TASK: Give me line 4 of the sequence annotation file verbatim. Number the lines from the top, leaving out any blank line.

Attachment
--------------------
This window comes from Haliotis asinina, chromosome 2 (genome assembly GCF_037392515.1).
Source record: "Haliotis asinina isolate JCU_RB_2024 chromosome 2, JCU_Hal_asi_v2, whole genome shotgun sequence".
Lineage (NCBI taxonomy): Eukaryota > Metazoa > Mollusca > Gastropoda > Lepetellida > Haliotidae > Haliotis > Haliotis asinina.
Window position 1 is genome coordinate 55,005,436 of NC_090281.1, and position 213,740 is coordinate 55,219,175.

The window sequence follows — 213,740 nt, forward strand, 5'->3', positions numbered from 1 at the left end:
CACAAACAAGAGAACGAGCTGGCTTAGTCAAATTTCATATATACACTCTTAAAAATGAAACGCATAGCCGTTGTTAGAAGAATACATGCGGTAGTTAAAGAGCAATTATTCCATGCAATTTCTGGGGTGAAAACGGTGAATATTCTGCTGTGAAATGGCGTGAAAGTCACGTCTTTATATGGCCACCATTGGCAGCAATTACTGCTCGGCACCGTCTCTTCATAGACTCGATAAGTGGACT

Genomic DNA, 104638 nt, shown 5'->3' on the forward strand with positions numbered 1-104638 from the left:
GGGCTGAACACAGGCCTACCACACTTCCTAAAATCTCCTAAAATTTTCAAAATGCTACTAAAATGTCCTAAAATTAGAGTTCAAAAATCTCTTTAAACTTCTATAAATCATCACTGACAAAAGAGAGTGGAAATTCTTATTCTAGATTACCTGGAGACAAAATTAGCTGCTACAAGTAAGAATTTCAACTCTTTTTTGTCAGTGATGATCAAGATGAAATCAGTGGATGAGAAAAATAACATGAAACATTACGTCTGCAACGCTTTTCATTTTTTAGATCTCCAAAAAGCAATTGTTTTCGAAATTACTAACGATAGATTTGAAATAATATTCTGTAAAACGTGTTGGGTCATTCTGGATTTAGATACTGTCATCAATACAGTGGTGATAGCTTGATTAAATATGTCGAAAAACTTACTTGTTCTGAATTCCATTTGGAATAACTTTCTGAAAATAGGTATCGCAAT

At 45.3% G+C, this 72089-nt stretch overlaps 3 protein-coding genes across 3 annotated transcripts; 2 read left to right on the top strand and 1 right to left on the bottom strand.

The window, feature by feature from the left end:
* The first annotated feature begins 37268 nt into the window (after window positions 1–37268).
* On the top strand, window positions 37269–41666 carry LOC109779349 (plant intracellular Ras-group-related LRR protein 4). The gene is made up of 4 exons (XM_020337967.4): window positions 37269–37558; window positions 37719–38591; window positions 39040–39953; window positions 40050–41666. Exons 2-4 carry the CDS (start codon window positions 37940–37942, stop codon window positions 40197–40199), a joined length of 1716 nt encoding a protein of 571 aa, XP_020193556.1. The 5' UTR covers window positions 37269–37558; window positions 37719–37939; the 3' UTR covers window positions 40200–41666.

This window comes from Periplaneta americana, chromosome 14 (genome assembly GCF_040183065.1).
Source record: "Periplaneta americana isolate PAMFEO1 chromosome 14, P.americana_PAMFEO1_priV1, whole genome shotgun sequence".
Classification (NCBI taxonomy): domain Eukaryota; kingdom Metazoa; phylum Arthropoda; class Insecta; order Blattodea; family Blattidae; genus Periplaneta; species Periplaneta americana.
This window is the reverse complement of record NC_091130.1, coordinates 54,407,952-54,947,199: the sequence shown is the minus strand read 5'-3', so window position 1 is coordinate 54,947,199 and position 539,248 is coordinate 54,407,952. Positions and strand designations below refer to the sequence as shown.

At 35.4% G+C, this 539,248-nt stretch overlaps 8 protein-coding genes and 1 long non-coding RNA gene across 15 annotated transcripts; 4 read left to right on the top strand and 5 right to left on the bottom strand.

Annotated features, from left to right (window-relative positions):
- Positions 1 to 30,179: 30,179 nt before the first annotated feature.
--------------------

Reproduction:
Window position 1 is genome coordinate 55,005,436 of NC_090281.1, and position 213,740 is coordinate 55,219,175.